Friday, 30 July 2021

One Mancus, Several Questions [Updated: PAS being Pathetic ]

 
Claire Hayhurst, Lorraine King Treasure hunter finds ultra-rare gold coin worth £200,000 with metal detector Daily Mirror 29 Jul 2021

An Anglo-Saxon coin discovered by a metal detectorist could sell for as much as £200,000 at auction. The Gold Penny, or Mancus of 30 Pence, was unearthed by a treasure hunter at West Dean, on the Wiltshire and Hampshire border, in March 2020. It was struck during the time of Ecgberht, King of the West Saxons between 802 and 839 and experts say it is the only late Anglo-Saxon gold coin in private hands. A total of eight other specimens held in institutions – seven at the British museum. The coin, which weighs 4.82g [sic, PAS says 4.28 g], is expected to fetch between £150,000 and £200,000 at a sale of coins and historical medals by auctioneers Dix Noonan Webb on September 8. [...] Analysis of the coin was performed in June 2021 and show it is made from “high-purity gold”, with small levels of silver and copper, he said. “This composition is consistent with that of natural gold which has been neither refined nor artificially alloyed,” Mr Preston-Morley added.
An anonymous PAS record with a really crappy photo can be found here: HAMP-D05C62 (it was in fact created by Simon Maslin) it says: "Other reference: EMC 2020.0167", but the search engine of the Fitzwilliam is either broken, or this coin figures under other data. 

The newspaper article has a much better photo than the PAS record (note, what's the point of documentation by record, if the record is not of the best quality attainable?).  That's pretty pathetic, the Daily Mirror being a source when the PAS fails. Sceptic that I am, the moment I saw this image, it looks wrong. To my eye there is something wrong with this coin, I can't put my finger on it. The spacing and shape of the letters? I am also a bit puzzled by the colour of this gold as it appears on my screen, and then reference to the purity - both very odd for a ninth century find (English goldwork of the sixth to early seventh century was this pure, analyses show the alloy used became less pure after that as scrap was recycled) . I note the PAS record for some reason cautions that the find is still "under research".  How is this find "grounded"? What else is in that field? 

Daily Mirror (PA) better than the PAS

And of course, it reportedly was found artefact hoiking in pasture (Peter Spencer, Latest news: 'DNW to sell gold mancus for £200,000', Detecting finds July 30, 2021 [uses PAS subquality photo]):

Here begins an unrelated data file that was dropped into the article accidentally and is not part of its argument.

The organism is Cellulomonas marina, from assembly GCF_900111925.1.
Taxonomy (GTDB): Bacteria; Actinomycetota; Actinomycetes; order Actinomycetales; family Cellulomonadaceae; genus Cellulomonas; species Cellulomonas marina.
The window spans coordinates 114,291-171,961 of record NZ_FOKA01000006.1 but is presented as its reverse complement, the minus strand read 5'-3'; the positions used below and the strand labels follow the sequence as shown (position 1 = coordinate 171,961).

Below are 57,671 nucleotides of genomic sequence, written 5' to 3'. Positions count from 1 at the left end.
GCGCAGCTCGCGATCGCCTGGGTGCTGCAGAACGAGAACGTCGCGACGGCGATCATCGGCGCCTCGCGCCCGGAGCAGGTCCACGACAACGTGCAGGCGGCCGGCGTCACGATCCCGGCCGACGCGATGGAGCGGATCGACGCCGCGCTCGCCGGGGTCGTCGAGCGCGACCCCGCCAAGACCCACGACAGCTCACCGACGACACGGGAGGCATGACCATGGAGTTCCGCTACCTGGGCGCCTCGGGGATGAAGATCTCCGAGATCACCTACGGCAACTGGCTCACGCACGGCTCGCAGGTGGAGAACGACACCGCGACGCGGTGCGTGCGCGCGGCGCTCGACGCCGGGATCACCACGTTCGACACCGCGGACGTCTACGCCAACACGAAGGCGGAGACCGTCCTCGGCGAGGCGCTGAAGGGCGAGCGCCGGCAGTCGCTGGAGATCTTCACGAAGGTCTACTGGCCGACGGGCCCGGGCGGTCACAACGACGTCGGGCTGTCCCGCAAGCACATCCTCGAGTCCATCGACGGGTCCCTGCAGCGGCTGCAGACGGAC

Find It was found near the village of West Dean in March 2020. The unnamed finder, a detectorist of eight years, was searching a pasture when he had a strong signal. Digging down seven inches he unearthed what he thought was a gold-plated button. On feeling the weight of the coin, he realised it was something more significant.  
The coin is already in Wikipedia (again using the PAS photo).

The Pole in me looks at this and sees "Boża Moneta" (God's money), but I see that the moneyer is "Bosa" (which in Polish means barefoot). And, Daily Mirror, the plural of mancus is not "mancuses".

UPDATE 1st August 2021
My snowflake "colleagues" in the PAS block my access to their social media as much as they can. They are too afraid I am going to ask a question that they don't want to talk about as part of their public-funded "public outreach", I guess. Cowards, hiding under their bushel. I find from the Google cache of their nonsense* (yes, we can still see what you are up to guys and gals), that the question of the authenticity of this coin has already been raised in some circles. So I might ask my colleagues, if this is the case, why this find is still displayed on the database while the jury is out on this. Or is Dr Maslin  and the whole of the PAS endorsing the authenticity of this find?   




* True to PAS-dumbdown form, it transpires that they were using this coin as "door 10" of the low-brow show-and-tell "advent calendar" that they do gatekeeping other people's finds, year after year. So predictable. For goodness sake, stop messing about, and do some archaeological outreach for all that public money please... 

UPDATE Updated 2nd August 2021
Dr Maslin (the PAS FLO that made the record) confirms that he had the coin in hand to make that record, and that the PAS weight is the right one (4.28g). 
Dr Simon Maslin @spmaslin 1 sie
Yes I did. The weight, composition and lettering seem correct (it appears to be struck from a known penny die). EMC appear to have removed their record which suggests that, having initially recorded it they may have changed their mind about it.
I still don't like the look of it. I wonder why the Mirror did a news article on it now? Pre-sale publicity maybe?

1 comment:

Paul Barford said...

Mr Stout, do you have a comment on this coin? Do you find many ninth century coins in Texas? I think we'd all prefer to see people like yourself sharing knowledge about artefacts rather than just slagging off an archaeologist for being an archaeologist. You don't like them? Fine, don't read their blogs. What part of that do you have problems understanding?

 
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